Office safety - Frequently asked questions
This page contains frequently asked questions on office safety.
Should I be sitting all day?
No. We have known for some time that sedentary lifestyles are not beneficial for our health. Prolonged sitting at work can also adversely affect your health.
You should where possible alternate between sitting, standing and walking throughout the day. Simple changes that can be made include:
- Walking to pick up your printing or to talk to a colleague rather than emailing
- Having walking meetings
- Walking or standing when making phone calls using headsets
- Standing during presentations or education sessions
- Taking a walk during your lunch break
- Using equipment such as a sit/stand workstation (where practicable)
Is there a safe way of using mobile technology (laptops, tablets, mobile phones)?
Mobile technology is designed to be used for short periods of time only, for example when reading or sending a message, or making small changes to an existing document. Prolonged usage of laptops or tablets requires the use of an external keyboard and mouse and a screen located at eye height; either through use of an external monitor or a laptop stand. Where assistive equipment (keyboard, mouse, laptop stand) is not available, minimise the prolonged use of laptops, tablets and other mobile devices.
How do I work from home safely?
Any homebased work is seen as an extension of the primary workplace, so employee requirements under the Occupational Safety and Health Act (1984) to take reasonable care of their own health and safety is the same at home as is would be at the workplace. This includes the need to report any hazards or incidents to the employer as well as ensuring that hazards in the home are managed.
Ensuring you have an appropriate workstation, chair and equipment if carrying out computer work is essential and you must set up your workstation appropriately. For more information refer to How to Set Up Your WorkStation.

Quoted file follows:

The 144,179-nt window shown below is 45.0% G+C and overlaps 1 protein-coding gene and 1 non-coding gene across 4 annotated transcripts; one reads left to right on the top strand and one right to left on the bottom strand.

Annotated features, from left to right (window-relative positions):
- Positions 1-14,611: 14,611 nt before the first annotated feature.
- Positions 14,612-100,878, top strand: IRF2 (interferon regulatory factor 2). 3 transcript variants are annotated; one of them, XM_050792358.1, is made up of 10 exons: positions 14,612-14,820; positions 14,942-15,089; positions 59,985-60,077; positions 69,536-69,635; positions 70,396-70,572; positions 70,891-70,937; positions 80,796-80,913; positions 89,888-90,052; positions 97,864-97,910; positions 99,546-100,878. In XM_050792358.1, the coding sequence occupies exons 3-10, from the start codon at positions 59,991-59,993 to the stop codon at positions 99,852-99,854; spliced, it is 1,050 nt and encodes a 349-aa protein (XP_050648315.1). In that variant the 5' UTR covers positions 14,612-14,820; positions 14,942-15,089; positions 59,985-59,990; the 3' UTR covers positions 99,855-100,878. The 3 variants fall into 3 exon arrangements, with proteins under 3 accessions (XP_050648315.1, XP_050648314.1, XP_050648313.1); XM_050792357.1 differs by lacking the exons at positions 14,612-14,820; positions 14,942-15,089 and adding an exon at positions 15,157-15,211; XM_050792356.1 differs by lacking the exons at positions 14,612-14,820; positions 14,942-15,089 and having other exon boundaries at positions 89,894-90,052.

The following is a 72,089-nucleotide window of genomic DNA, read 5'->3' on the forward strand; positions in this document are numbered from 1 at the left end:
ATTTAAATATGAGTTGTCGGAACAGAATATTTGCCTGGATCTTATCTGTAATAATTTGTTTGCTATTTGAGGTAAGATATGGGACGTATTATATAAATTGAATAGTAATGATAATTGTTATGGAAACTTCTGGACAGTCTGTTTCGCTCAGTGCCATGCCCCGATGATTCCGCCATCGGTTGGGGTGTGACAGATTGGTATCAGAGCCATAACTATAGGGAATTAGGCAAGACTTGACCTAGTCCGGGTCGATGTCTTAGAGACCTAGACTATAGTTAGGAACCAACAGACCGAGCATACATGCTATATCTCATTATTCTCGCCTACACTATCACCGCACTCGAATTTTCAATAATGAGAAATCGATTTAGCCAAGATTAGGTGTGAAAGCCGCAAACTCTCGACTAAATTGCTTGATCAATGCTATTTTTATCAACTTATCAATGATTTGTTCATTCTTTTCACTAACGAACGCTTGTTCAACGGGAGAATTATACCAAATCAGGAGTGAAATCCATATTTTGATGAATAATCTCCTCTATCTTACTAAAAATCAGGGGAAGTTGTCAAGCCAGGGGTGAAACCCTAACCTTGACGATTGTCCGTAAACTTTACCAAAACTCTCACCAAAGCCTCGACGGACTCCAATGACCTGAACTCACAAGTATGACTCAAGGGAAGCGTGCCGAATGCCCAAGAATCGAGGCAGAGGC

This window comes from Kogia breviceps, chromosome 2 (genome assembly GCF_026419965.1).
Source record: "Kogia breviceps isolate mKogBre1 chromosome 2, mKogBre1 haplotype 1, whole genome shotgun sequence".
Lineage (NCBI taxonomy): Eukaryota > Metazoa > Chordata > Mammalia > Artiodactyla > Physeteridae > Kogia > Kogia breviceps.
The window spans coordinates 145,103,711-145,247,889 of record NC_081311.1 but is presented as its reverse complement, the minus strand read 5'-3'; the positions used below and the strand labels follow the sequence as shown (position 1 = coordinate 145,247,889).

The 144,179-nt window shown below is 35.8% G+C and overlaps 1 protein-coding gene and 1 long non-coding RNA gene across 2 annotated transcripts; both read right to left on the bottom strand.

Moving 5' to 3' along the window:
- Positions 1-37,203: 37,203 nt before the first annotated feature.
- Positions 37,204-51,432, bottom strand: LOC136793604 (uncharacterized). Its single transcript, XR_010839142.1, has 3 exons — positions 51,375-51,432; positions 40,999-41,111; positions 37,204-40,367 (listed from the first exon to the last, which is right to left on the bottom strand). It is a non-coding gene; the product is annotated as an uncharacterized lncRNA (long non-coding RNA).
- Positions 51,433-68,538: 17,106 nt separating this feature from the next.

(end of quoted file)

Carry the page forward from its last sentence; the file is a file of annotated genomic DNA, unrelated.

Are fitballs a suitable seat for use in an office?
Use of fitballs (also known as fitness balls, swiss balls, gym balls or physio balls) is not recommended for seating in the office due to the instability of the balls. If your medical provider or therapist has recommended that you use a fitball as a temporary rehabilitation tool then it should be prescribed and fitted to the person with clear instructions on when to use it, how to use it and for how long it should be used. Prior to its use, a worksite assessment should be undertaken to ensure that the work can be safely performed while seated on the fitness ball. The use of the fitness ball should be regularly reviewed by
- Fitballs are NOT an alternative to a properly adjustable chair
- Fitballs are designed as an exercise tool they are not designed as a chair
- Fitballs do not provide lower back support, particularly in a relaxed positions and can actually increase muscle strain
- Fitballs do not have a stable base and therefore move around, particularly if a person is not concentrating (such as when focusing on computer based tasks) and therefore use of fitballs can increase the risk of injury from falls
Overall having fitballs in the office for exercises and stretching is acceptable but they are not a substitute for a properly adjusted chair.
For more information see the WorkSafe Victoria Fitness balls are not suitable as chairs
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